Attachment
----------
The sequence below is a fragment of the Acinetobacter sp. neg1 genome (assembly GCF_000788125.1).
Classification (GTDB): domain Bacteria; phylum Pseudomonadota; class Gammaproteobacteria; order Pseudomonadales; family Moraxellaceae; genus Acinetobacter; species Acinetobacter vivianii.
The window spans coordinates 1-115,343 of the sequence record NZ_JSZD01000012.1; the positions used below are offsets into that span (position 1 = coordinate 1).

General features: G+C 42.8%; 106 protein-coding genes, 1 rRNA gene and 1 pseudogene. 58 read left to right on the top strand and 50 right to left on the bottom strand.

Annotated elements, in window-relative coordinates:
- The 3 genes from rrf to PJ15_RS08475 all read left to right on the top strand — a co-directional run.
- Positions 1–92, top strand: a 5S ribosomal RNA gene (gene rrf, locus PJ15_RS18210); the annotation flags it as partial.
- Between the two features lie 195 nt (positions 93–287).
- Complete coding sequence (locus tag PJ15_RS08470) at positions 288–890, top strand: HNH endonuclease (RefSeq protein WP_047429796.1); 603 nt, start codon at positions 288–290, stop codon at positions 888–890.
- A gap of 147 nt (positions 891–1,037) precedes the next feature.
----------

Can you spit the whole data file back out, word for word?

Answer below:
The sequence below is a fragment of the Acinetobacter sp. neg1 genome (assembly GCF_000788125.1).
Classification (GTDB): domain Bacteria; phylum Pseudomonadota; class Gammaproteobacteria; order Pseudomonadales; family Moraxellaceae; genus Acinetobacter; species Acinetobacter vivianii.
The window spans coordinates 1-115,343 of the sequence record NZ_JSZD01000012.1; the positions used below are offsets into that span (position 1 = coordinate 1).

General features: G+C 42.8%; 106 protein-coding genes, 1 rRNA gene and 1 pseudogene. 58 read left to right on the top strand and 50 right to left on the bottom strand.

Annotated elements, in window-relative coordinates:
- The 3 genes from rrf to PJ15_RS08475 all read left to right on the top strand — a co-directional run.
- Positions 1–92, top strand: a 5S ribosomal RNA gene (gene rrf, locus PJ15_RS18210); the annotation flags it as partial.
- Between the two features lie 195 nt (positions 93–287).
- Complete coding sequence (locus tag PJ15_RS08470) at positions 288–890, top strand: HNH endonuclease (RefSeq protein WP_047429796.1); 603 nt, start codon at positions 288–290, stop codon at positions 888–890.
- A gap of 147 nt (positions 891–1,037) precedes the next feature.